What you should know about capybaras
The Indian name of the water pig, 'capybara', means 'master of the grasses', which also reveals their main source of food. Their perfectly positioned sensory organs on the top of their heads, such as the nose, ears and eyes, is indicative of the fact that they are particularly well adapted to life in the water. This enables them to almost completely submerge themselves, yet still being able to see, smell and hear properly.
A diet of solid food from a very young age
Capybaras produce offspring once a year. The little capybaras are suckled for two months, but they are capable of nibbling thin parts of plants shortly after their birth. A practical necessity, because the little ones are left to fend for themselves after the end of the suckling period.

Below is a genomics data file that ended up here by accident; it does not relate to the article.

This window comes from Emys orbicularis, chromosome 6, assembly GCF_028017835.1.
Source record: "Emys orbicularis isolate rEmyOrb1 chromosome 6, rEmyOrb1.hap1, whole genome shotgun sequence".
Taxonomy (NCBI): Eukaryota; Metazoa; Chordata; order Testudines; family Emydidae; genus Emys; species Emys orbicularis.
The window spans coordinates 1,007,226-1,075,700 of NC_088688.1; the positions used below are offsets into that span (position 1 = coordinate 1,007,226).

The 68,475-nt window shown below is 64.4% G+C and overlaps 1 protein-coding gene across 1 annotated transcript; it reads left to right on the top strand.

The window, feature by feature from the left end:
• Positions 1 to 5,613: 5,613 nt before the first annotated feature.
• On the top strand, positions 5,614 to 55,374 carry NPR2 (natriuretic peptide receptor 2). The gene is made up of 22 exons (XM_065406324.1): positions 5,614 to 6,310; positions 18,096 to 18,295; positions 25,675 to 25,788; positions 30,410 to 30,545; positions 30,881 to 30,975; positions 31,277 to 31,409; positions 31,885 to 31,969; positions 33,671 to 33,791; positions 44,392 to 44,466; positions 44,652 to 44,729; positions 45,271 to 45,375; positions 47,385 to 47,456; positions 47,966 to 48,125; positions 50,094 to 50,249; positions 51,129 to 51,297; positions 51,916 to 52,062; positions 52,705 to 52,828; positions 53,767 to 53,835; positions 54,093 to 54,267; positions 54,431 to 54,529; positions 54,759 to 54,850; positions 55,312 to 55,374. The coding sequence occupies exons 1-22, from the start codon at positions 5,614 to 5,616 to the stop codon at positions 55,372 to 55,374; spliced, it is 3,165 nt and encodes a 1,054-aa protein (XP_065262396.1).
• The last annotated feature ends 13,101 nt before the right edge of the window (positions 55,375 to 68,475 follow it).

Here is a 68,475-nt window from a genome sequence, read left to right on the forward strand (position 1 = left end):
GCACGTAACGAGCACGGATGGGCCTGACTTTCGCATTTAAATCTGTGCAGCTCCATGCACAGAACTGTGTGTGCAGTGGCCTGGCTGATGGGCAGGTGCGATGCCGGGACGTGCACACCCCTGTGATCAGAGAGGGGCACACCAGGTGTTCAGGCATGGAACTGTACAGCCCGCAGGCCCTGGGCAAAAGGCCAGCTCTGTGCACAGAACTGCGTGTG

Strength in numbers
They live together in large groups of up to 30 animals. The precise composition may vary depending the surroundings and season. The drier it is, the larger the group. You will very rarely see them on their own – and if you do, they are more likely to be young males.
Is it true, that ...?
Even though their name is slightly misleading, the 'water pigs' aren't actually pigs, but rodents. The length of approx. 130 cm that the head-body length may reach (with a size that is comparable to a sheep), makes them the largest rodents in the world.